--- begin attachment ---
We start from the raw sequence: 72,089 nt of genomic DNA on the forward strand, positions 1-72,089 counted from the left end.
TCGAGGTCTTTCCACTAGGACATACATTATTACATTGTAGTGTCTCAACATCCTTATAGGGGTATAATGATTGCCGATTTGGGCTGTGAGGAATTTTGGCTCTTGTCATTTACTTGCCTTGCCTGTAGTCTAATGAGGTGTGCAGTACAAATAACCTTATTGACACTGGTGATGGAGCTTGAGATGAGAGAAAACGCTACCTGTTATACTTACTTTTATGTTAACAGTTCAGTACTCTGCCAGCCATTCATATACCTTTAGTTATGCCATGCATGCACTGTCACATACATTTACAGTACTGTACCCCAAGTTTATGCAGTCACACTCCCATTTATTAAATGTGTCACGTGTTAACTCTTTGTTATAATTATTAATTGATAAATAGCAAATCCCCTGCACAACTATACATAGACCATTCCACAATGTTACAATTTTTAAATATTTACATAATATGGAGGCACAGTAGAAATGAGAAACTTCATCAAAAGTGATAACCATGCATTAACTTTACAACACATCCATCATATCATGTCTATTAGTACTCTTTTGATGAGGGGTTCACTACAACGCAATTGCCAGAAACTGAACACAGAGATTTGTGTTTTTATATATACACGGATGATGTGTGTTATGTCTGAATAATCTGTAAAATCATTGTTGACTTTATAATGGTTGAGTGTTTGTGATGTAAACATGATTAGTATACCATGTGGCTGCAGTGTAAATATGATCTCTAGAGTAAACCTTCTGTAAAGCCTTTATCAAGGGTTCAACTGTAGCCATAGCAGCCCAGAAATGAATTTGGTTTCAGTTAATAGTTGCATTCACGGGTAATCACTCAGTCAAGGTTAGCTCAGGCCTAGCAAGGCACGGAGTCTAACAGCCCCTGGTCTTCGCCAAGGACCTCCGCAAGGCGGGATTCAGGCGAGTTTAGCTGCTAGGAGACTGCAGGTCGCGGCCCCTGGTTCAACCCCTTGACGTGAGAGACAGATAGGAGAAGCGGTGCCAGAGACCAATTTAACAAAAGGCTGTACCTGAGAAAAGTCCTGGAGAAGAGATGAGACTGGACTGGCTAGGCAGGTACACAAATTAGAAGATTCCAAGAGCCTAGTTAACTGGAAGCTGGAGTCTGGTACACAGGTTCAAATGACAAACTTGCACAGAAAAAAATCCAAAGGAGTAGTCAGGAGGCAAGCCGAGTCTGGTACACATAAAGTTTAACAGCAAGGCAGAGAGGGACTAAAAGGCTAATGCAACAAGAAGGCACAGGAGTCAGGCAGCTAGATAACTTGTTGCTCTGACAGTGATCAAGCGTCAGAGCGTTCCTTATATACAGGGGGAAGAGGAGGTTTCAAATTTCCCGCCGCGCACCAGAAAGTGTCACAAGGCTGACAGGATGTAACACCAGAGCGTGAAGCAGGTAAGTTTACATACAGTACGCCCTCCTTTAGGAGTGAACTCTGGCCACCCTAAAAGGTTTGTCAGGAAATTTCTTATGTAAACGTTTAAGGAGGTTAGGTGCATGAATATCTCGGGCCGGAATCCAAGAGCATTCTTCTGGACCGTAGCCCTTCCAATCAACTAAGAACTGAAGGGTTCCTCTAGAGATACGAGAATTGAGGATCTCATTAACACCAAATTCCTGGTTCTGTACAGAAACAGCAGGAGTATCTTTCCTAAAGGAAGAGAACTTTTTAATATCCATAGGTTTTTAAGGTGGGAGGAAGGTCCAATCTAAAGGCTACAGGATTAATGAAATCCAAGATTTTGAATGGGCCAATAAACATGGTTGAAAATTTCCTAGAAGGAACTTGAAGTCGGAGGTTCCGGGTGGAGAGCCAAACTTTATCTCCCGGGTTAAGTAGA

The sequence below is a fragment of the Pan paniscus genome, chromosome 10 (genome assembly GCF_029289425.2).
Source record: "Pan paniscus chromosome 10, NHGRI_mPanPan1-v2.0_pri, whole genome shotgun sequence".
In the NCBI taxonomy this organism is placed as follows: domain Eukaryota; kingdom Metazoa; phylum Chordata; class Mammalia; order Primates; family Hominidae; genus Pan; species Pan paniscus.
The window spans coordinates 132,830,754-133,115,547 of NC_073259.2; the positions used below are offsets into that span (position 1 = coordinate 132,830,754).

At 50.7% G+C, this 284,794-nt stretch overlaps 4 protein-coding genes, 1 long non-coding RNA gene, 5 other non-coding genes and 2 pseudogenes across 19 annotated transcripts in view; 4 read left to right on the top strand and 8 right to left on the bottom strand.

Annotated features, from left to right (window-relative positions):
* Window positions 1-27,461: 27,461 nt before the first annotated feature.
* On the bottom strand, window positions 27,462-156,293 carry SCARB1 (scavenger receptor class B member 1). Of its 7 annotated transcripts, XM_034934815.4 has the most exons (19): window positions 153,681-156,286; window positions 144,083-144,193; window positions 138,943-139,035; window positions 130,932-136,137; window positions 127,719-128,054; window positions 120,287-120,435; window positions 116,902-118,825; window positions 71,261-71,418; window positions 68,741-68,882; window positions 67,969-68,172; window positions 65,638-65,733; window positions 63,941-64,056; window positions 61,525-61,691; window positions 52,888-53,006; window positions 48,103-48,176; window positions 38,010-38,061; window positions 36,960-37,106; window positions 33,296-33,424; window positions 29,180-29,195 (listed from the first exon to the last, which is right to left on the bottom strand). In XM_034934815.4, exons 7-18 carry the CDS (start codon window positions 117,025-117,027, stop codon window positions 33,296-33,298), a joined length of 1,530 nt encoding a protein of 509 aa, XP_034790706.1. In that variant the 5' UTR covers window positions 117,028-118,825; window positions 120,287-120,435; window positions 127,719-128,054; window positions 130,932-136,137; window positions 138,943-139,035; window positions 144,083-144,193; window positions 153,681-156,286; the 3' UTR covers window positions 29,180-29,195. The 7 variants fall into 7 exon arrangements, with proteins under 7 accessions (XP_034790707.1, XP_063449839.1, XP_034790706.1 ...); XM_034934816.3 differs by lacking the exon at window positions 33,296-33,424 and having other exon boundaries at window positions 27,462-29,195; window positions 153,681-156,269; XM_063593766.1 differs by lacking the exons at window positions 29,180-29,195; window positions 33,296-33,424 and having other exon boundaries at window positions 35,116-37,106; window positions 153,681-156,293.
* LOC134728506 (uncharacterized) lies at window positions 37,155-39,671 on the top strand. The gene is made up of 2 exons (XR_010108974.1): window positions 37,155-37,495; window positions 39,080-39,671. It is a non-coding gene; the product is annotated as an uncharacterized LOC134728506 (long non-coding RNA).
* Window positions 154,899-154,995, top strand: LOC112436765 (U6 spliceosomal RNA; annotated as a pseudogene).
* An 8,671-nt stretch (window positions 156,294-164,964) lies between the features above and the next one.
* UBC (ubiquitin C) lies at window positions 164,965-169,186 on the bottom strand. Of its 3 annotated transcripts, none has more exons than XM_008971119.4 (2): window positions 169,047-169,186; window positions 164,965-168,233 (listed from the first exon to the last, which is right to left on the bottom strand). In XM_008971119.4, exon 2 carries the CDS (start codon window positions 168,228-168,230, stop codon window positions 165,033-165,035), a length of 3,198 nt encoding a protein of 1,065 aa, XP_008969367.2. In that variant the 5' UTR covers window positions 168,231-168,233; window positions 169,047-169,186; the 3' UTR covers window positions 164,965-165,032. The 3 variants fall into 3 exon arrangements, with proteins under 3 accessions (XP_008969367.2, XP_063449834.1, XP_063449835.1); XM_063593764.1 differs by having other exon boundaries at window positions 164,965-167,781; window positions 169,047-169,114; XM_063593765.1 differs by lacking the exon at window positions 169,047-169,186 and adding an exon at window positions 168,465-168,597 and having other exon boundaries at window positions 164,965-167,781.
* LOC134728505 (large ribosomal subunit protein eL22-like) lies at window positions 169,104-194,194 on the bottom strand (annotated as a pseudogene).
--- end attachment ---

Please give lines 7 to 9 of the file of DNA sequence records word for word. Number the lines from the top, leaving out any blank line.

At 50.7% G+C, this 284,794-nt stretch overlaps 4 protein-coding genes, 1 long non-coding RNA gene, 5 other non-coding genes and 2 pseudogenes across 19 annotated transcripts in view; 4 read left to right on the top strand and 8 right to left on the bottom strand.

Annotated features, from left to right (window-relative positions):
* Window positions 1-27,461: 27,461 nt before the first annotated feature.